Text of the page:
When there is unpredictability, often the equilibrium created by dominant strategies begins to break down. In fact, the best possible outcome under conditions of uncertainty is often a "mixed strategy," which is either random or appears random to other decision makers. Mixed strategies, unlike dominant strategies, involve many different possible moves. Their primary benefit is to keep the other players guessing.
Of course, this is what conventional wisdom tells us batters (especially batters who are fleet of foot) ought to do. You constantly hear announcers saying that Player X's speed "keeps the defense on its toes" or that Player Y is "always a threat to bunt."
MGL goes on to contemplate (many) other scenarios, and I recommend you read the whole piece if you remain interested. If you've lost your appetite for the hard cases, I don't blame you. What about the easy ones?
We like problems that are complex because they can be difficult to figure out. Take, to pick a timely example, Ichiro, who just collected his 2000th hit. He raps a tremendous number of his hits in the infield (12.7% on his career, 16.8% on the year). Should teams play him closer?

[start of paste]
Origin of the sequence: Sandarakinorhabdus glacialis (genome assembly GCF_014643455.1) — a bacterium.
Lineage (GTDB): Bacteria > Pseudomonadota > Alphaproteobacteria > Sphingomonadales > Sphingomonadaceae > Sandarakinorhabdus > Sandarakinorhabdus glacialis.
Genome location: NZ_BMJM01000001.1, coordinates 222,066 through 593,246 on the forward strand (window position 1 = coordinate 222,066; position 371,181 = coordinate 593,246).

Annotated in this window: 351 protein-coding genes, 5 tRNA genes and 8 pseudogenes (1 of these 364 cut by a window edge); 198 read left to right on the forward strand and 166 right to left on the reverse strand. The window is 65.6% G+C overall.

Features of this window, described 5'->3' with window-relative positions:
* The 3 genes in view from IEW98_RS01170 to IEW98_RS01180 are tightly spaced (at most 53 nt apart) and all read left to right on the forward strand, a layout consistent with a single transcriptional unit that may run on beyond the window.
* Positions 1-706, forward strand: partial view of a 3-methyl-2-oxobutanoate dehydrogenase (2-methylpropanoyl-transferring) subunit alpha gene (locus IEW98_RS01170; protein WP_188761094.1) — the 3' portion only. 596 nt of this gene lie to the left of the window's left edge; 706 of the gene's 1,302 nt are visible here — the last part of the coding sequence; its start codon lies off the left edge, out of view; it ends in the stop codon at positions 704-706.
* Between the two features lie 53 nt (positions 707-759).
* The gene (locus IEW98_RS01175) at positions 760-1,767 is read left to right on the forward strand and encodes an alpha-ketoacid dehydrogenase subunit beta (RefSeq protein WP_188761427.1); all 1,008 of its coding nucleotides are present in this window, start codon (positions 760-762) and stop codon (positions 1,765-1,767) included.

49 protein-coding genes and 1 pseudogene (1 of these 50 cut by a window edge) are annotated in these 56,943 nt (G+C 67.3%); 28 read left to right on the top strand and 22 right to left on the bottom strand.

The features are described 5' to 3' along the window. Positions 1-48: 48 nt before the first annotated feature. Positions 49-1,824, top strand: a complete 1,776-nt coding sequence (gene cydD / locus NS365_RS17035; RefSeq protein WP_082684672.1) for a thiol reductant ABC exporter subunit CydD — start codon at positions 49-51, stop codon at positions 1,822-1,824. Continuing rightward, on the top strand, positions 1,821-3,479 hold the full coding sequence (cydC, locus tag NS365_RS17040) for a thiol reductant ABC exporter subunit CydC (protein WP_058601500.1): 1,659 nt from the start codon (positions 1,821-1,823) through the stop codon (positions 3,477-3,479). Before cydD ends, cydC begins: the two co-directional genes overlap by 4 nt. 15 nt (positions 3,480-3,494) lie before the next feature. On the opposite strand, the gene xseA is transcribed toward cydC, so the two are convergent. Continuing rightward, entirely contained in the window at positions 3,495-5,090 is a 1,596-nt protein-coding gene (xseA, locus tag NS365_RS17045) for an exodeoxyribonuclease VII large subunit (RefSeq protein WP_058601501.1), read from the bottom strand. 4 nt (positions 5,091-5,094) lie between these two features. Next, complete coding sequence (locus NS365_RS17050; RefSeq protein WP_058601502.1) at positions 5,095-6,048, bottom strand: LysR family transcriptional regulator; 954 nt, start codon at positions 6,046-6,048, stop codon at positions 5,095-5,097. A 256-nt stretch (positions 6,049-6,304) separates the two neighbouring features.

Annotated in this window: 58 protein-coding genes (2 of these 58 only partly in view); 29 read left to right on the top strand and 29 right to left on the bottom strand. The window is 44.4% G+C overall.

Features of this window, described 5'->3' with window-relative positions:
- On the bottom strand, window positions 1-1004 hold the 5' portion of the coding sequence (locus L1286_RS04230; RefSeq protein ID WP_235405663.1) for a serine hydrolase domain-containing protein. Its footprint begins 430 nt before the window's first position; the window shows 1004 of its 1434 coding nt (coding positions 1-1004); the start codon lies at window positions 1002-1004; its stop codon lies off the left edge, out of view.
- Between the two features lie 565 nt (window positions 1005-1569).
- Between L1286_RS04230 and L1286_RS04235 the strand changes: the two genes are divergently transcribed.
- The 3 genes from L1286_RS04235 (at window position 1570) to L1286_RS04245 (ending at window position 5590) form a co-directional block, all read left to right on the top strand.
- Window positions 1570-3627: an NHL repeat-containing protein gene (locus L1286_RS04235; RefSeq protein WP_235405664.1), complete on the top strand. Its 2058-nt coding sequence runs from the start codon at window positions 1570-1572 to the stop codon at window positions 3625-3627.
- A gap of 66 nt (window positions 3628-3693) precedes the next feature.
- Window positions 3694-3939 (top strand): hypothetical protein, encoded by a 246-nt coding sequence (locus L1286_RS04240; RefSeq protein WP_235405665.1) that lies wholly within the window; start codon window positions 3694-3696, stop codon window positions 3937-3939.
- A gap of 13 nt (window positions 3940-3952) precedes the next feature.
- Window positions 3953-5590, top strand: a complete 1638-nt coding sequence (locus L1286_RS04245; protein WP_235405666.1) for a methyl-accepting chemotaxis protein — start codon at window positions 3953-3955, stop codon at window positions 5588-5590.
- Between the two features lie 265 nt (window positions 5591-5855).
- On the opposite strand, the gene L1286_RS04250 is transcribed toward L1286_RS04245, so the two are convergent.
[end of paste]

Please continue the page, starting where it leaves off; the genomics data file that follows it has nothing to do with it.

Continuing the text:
Well, not necessarily. There's always the possibility that Ichiro has such tremendous bat control that even that wouldn't work, because he would just hit the balls over the defense's head if they moved in. And maybe some of those balls that went over the heads of the infielders would end up being doubles, which would be even more costly in the end.
As I said, hard cases are fun to think about because they stretch our reasoning. But every once in a while, you come across something like this, and it makes you remember that we definitely do not have the conditions for common knowledge. And for that reason, we have to be very careful applying the tenets of game theory to the decisions of individual players in a baseball game.
Can you think of examples of dominant strategies in baseball?
How about cases where there clearly is no dominant strategy?